Soccer Coaching Tips for Kids

Soccer Coaching Tips for Kids

Coaching tips for kids that include fun, sportsmanship & skill practice

Coaching kids is a serious commitment. Not only do you carry the burden of producing a successful team, but you're entrusted with the responsibility of building confidence, mental strength and good sportsmanship. Kids need to be guided in how to play the game as well as these aspects in order to become positive team players. In the midst of all of this, because they're kids, you have to build all of this around making it fun for them.

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Mental Coaching Tips

The first step in mentally coaching kids is to tell them that no matter what, they can't give up. You have to show them how to have mental strength. This involves telling them things like, "if a player gets the ball away from you, there's no time to get. You simply get back in there and try your best to get the ball back. Don't ever waste one second thinking you're bad, or you can't play just because you lost the ball. You never give up on yourself or your team."

Sportsmanship Coaching Tips

Good coaching tips must include encouraging good sportsmanship. Lead by example by telling the players things like, "Good job!" or "That's okay, shake it off!" Then, begin encouraging the players to tell their team members the same things. Encourage positive communication at all times and strongly admonish negative comments between players.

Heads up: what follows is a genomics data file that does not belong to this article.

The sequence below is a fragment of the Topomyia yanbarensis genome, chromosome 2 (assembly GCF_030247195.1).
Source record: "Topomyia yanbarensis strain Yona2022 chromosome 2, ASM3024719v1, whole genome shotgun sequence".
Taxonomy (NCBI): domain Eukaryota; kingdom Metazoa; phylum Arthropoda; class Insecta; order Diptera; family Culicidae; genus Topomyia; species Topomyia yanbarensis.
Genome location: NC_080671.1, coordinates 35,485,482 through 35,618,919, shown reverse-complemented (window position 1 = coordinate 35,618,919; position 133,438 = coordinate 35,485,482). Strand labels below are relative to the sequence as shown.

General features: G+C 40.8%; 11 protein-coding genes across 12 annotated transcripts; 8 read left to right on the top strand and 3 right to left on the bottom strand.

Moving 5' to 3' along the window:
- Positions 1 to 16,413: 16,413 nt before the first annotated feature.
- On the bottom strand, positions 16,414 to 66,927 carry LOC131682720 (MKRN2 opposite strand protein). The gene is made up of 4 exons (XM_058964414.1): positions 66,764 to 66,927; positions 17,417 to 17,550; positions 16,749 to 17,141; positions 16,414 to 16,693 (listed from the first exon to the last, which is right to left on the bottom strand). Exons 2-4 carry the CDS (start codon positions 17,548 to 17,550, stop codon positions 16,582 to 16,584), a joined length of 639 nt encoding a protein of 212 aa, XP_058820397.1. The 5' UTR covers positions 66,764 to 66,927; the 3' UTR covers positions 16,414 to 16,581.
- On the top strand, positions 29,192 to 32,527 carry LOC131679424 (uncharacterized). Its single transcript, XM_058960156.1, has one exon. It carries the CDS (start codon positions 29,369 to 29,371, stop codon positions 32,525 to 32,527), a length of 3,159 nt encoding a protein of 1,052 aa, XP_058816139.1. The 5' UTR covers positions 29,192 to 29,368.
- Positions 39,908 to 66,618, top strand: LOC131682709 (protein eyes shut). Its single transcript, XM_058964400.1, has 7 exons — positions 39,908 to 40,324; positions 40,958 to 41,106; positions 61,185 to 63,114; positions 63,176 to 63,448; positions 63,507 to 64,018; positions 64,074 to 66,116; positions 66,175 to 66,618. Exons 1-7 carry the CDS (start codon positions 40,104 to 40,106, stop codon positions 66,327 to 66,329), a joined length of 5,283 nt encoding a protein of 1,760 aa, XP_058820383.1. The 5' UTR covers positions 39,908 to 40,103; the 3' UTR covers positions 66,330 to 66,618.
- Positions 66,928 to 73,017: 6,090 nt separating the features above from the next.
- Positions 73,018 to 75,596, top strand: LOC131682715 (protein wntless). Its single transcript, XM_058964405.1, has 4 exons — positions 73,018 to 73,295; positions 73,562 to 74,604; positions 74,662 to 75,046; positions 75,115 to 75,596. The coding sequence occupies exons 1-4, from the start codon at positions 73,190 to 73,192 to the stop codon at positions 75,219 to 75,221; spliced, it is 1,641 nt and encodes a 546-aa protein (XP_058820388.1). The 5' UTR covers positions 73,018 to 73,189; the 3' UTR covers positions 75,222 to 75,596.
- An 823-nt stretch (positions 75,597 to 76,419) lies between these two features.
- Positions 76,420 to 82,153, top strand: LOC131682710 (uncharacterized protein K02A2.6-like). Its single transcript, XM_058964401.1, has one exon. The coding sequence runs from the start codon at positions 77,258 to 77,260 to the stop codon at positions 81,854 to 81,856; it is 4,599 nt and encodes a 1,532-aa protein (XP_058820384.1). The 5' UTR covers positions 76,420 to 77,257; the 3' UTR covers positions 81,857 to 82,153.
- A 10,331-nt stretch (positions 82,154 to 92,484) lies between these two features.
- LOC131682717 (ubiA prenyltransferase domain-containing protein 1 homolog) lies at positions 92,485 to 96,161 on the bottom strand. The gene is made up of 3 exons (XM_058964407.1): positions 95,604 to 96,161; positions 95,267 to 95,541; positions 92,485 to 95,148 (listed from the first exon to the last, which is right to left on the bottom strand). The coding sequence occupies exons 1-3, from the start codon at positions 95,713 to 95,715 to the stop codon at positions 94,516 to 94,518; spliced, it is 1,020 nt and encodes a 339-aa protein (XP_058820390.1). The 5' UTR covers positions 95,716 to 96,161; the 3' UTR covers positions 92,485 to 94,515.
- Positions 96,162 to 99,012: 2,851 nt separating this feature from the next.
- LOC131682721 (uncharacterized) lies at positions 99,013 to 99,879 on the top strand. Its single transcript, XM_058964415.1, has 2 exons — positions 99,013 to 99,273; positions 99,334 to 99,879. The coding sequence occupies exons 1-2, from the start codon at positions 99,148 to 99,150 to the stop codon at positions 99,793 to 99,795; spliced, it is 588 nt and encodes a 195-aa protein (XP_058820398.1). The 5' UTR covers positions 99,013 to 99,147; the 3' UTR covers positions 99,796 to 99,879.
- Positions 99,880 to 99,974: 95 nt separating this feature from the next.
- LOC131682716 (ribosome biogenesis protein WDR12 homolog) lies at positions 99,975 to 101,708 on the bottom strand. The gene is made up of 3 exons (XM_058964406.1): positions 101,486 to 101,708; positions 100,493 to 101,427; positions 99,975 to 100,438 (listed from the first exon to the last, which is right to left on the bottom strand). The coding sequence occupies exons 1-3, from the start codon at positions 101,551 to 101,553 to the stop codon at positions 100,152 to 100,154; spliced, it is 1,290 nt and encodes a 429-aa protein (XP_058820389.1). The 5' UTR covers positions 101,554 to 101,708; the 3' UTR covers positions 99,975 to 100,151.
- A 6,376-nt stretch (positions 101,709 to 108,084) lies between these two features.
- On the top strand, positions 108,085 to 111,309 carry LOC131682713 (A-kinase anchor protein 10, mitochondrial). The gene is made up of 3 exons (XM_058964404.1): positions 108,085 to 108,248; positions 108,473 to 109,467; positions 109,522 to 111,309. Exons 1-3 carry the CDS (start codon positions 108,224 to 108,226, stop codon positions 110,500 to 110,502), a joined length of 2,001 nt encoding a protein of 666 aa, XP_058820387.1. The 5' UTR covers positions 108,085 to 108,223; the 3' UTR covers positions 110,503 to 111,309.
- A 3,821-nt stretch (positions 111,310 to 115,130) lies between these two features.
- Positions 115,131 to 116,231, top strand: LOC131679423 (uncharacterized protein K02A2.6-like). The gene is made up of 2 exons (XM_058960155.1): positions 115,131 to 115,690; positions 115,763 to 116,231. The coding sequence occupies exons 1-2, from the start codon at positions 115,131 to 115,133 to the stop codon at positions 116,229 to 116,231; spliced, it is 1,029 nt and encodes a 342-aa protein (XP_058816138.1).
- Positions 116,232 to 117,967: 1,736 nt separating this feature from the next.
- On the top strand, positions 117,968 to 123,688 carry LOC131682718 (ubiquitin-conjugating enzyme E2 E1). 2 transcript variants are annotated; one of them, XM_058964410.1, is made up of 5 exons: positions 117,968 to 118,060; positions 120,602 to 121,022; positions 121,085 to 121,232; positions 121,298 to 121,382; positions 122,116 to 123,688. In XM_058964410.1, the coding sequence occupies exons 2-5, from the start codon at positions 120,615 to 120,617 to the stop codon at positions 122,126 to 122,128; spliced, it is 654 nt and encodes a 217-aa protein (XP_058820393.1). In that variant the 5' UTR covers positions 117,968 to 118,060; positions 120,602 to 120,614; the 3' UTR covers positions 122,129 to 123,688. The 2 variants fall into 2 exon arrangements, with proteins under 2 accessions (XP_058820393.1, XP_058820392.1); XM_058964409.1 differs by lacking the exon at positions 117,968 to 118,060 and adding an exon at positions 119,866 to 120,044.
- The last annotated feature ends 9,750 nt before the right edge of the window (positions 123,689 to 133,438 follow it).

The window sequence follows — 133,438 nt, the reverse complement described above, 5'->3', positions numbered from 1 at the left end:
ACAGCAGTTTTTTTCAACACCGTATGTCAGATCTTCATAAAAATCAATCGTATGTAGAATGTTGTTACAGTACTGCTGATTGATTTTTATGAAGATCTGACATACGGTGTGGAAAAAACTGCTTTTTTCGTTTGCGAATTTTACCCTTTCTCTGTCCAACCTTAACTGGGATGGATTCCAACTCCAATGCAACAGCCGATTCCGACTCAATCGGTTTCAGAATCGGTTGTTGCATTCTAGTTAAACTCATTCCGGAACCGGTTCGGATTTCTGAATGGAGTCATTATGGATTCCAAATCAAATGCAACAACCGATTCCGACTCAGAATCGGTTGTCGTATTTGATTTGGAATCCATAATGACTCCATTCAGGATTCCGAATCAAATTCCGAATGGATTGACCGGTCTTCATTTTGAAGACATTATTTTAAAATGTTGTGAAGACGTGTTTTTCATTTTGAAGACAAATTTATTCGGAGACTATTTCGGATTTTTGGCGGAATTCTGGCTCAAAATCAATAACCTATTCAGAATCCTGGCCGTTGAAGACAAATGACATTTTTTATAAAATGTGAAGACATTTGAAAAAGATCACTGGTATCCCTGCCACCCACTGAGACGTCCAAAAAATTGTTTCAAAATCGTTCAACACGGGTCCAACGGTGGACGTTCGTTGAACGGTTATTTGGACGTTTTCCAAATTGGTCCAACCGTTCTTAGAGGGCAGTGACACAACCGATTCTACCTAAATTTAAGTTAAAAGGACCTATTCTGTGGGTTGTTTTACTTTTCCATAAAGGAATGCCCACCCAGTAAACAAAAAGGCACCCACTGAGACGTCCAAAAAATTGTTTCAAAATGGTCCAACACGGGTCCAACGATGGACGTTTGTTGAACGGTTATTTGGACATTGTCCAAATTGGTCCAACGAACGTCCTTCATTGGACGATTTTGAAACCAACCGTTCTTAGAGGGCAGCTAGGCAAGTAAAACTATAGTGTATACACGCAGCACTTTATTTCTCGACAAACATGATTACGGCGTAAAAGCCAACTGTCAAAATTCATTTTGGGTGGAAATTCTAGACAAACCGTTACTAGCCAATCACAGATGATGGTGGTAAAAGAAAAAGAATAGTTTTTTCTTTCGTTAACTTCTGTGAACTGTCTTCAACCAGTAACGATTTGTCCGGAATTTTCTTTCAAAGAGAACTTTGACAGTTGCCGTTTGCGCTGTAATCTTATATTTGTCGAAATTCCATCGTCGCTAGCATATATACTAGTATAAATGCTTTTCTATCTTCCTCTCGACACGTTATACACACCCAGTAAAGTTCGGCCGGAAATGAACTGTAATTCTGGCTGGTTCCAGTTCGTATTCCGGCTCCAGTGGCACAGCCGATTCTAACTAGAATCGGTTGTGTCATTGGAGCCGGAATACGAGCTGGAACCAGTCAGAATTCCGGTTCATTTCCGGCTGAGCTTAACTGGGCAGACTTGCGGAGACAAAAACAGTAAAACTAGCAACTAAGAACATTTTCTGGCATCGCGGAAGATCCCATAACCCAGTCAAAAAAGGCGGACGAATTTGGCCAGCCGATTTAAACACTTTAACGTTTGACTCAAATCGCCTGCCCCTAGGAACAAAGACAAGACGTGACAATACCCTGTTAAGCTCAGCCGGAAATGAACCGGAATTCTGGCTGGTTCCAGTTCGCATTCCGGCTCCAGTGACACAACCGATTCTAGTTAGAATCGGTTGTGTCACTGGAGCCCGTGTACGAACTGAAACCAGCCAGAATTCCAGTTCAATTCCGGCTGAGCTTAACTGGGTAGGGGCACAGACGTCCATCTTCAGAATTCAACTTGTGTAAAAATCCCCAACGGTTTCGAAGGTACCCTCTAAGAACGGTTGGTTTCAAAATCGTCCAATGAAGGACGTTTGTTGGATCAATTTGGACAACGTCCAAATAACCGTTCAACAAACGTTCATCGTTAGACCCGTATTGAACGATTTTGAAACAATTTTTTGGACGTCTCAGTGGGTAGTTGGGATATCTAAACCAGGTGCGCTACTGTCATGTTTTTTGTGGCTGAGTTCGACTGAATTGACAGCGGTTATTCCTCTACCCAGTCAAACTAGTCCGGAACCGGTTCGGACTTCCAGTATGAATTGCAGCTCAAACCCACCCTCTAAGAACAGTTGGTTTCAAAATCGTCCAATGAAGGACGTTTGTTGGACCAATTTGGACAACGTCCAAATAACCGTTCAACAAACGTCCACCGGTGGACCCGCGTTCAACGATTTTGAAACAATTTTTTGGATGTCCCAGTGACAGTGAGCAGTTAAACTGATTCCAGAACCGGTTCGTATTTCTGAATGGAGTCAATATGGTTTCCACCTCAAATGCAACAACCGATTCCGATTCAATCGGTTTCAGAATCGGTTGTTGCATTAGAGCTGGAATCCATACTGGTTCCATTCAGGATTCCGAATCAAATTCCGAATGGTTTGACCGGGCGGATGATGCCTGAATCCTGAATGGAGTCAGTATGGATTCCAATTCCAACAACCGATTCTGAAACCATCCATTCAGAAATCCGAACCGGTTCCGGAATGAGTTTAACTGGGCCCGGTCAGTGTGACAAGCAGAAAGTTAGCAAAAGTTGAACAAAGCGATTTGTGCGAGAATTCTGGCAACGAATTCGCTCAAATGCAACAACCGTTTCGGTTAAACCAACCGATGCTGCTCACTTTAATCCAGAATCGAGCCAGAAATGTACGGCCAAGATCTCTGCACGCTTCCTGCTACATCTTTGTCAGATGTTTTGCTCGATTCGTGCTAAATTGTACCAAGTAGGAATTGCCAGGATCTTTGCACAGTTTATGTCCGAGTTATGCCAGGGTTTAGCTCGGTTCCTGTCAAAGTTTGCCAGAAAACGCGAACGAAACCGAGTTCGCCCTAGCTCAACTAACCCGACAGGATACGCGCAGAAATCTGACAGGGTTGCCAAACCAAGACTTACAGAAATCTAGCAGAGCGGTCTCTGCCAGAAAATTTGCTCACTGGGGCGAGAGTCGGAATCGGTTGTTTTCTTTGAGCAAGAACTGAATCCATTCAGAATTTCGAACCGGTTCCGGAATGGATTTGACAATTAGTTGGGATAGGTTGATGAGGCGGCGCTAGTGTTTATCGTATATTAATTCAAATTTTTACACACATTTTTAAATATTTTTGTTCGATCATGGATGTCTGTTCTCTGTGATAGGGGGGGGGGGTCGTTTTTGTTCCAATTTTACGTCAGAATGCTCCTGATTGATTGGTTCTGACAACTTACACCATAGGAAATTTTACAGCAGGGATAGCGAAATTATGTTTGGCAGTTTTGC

Coaching Tips For Practice

Always show up about 15 minutes early for practice to set up. Make sure you have enough balls for each player in case some kids don't have a ball of their own. Determine what drills you're going to do and set up the field with cones and markers accordingly.

When practice begins, start by doing the fundamentals. Incorporate a good warm up with jumping jacks and thorough stretching, then move into drills that involve sprints. This should take up the first 20 to 25 minutes of practice.

The second section should focus on agility and speed. These drills should be focused on dribbling the ball up and down the field, around cones and gradually move into one-on-one where one player is trying to steal the ball from the other player. For agility practice, running through tires, weaving in and out of cones and moving side to side in quick, rapid motions usually works very well for kids.

The last 20 minutes of practice should include a mini scrimmage. This is like a mini soccer game. This is where the kids actually play against each other. During this part of practice, demonstrate good sportsmanship by encouraging the team members for their mistakes as well as victories. Then tell the team to communicate with each other.

One of the best coaching tips that forms team unity is to spend the last 5 minutes of practice playing the entire team against you, as the coach. Let them give you a good run for your money to build their team bond and confidence.

Follow the basic coaching tips for your team and set them up for success both on the field and in life. Also, be sure to check out our products that provides teams with efficient and organized tools.